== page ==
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Hydration of an alkene

  1. Oct 1, 2015 #1
    One of the first addition reactions we learn in a basic organic chemistry class is the hydration of an alkene, that is breaking a double bond by adding water (the H and the OH specifically) across the double bond.

    The only requirement is that the solution be acidic.

    I'm wondering if the reaction still would take place even in pure water but just much slower.

    obviously, adding Sulfuric acid increases the presence of hydronium in the solution, and the hydronium will then act as the electrophile, for the reaction. But even in pure water, hydronium is still present, so the pi bond should still break.... it just happens slower....

    Am I right or is there a completely different reason that we need acid to be present.
     
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  3. Oct 1, 2015 #2

    Bystander

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    Yup.
     
  4. Oct 1, 2015 #3
    Excellent, I wish my book would just say that instead of "lying" for my benefit.

    I guess we would call the acid a catalyst in this case.

    Now I'm wondering where the hydroxide is coming from. The H+ is readily available to leave the hydronium, now we have a section of a carbocation.... is that going to "force" lone water to split up to donate a hydroxide to the site?
     
  5. Oct 1, 2015 #4

    epenguin

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    I have seen books say specifically weak acids so maybe it is general acid catalysis as illustrated in link below rather than hydronium ion - I wouldn't like to rule. To the carbocation a bond is then formed from oxygen's lone pair of a water molecule and the proton given back to the solution.

    You can find many illustrations googling but e.g. http://www.chemguide.co.uk/physical/catalysis/hydrate.html#top

    If you find a certain amount of repetition helpful :oldsmile:, it is done in detail here https://www.khanacademy.org/science.../v/addition-of-water-acid-catalyzed-mechanism
     
    Last edited: Oct 2, 2015
  6. Oct 2, 2015 #5

    epenguin

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    Didactic detail plus OPEN QUESTION OF CHEMICAL PRINCIPLE

    Further relevant points to know:

    • This hydration is one of the biggest industrial chemical processes making most of the industrial (around 100%) ethanol. (I thought therefore it must be also for other alcohols like propanol, but looking into that - it gets complicated.)
    • For real chemistry here you need to understand not just bond rearrangements and mechanism but the physicochemical influences, of which here http://www.chemguide.co.uk/physical/equilibria/ethanol.html#top . (I notice it says that without catalyst the reaction is far too slow).
    • A favourite exam and test question is about what way round do OH and H add, when there is a choice - Markonikov's rule. Favourite I guest because the chemists are glad to find at least one example of predictivity that works. (Except when it doesn't or they don't want it to - then there is the free radical reaction.)
    • You need to know about the reverse reaction, dehydration of ethanol, to produce ethylene and also the halfway dehydration that produces diethyl ether (requiring milder conditions). Both are favoured by the physics, product being gas in the first, and very easily distillable volatile liquid (b.p. about 35°) in the second. The first of these would be pointless industrially but the second is important and largescale. Anyway, it's a reversible reaction, but I have not been able to find what the equilibrium constant is, would be glad to hear. Here more on etherification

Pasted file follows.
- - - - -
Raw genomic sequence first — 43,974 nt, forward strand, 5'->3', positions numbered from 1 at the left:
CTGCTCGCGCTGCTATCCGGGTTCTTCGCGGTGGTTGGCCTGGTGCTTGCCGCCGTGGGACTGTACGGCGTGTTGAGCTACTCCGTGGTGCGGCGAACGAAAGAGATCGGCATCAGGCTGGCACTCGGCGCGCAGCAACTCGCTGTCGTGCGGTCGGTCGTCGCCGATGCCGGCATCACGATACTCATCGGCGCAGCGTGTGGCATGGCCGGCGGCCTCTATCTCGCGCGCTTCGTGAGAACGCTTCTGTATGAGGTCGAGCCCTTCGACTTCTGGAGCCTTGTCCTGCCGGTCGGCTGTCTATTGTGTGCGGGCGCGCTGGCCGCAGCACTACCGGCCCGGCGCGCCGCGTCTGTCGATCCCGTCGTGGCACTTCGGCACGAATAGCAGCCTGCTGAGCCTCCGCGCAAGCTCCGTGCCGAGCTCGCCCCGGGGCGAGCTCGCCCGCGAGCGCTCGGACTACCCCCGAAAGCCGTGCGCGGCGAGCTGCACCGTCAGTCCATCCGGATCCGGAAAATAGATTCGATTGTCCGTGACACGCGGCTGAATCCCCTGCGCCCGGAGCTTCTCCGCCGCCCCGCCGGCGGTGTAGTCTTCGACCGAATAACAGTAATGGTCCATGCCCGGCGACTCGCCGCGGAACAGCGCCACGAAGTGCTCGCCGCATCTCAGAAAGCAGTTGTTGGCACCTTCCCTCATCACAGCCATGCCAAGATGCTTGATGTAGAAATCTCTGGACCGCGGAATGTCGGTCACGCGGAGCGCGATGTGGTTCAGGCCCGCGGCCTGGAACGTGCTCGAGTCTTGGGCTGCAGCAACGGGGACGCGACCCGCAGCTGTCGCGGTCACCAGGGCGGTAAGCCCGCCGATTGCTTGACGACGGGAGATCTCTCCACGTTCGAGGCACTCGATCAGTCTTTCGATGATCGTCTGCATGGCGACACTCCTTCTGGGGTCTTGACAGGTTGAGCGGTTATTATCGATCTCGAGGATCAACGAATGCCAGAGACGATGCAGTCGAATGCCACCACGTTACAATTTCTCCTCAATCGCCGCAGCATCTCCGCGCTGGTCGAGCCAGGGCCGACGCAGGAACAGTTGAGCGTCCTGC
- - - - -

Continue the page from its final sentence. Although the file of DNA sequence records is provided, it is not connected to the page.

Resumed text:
http://www.masterorganicchemistry.com/2014/11/14/ether-synthesis-via-alcohols-and-acid/
      http://www.wikipremed.com/03_organicmechanisms.php?mch_code=030207_070
    • I went to town on these things here for two reasons. One is the dehydration is the reaction I remembered most from school: I am 75% convinced I actually made some ether this way, but it is generally not considered for schools because of its unsafety.
    • It occurred to me that just as ether is made by halfway dehydration of ethanol, so it should be possible to make it from halfway hydration of ethylene. 2C2H2 + H2O → (H3C)2O . Looking it up, this too is done industrially. I didn't know that, maybe not a lot of people know that. :oldsmile: https://en.m.wikipedia.org/wiki/Diethyl_ether
    • The second reason interesting me is theoretical. School, and I see they are still teaching it this way, fixed in my mind sulphuric acid had these three big types of reaction: oxidation which I leave aside, and then acidity and then dehydration. The dehydration had nice lab. illustrations, such as turning sugar into carbon, and if I remember it got so hot in the process it caught fire. As for acidity, it is the most acid substance in the ordinary laboratory. Actually only for its first dissociation, but the pK is given as around -3. But that tells you about 55M water, and I reckon if the water is about 0.5 M practically all the water molecules should be protonated. It even protonates itself to form H3SO4+ !
    So we were taught, and I still am seeing now looking at the educational things on the web that sulphuric acid has these two properties - acidity and water abstraction.

    But I ask - aren't these two just the same thing?!

    If you consider e.g. ether formation you have the equilibria

    2,EtOH ⇔ Et-O-Et + H2O

    H2O. +. H2SO4. ⇔ H3+O + HSO4-

    So the sulfuric acid is (as well as catalyzing) dragging the equilibrium towards ether formation, removing the H2O co-product by the protonation reaction?

    Is teaching missing a point here? Or am I?
     
    Last edited: Oct 3, 2015
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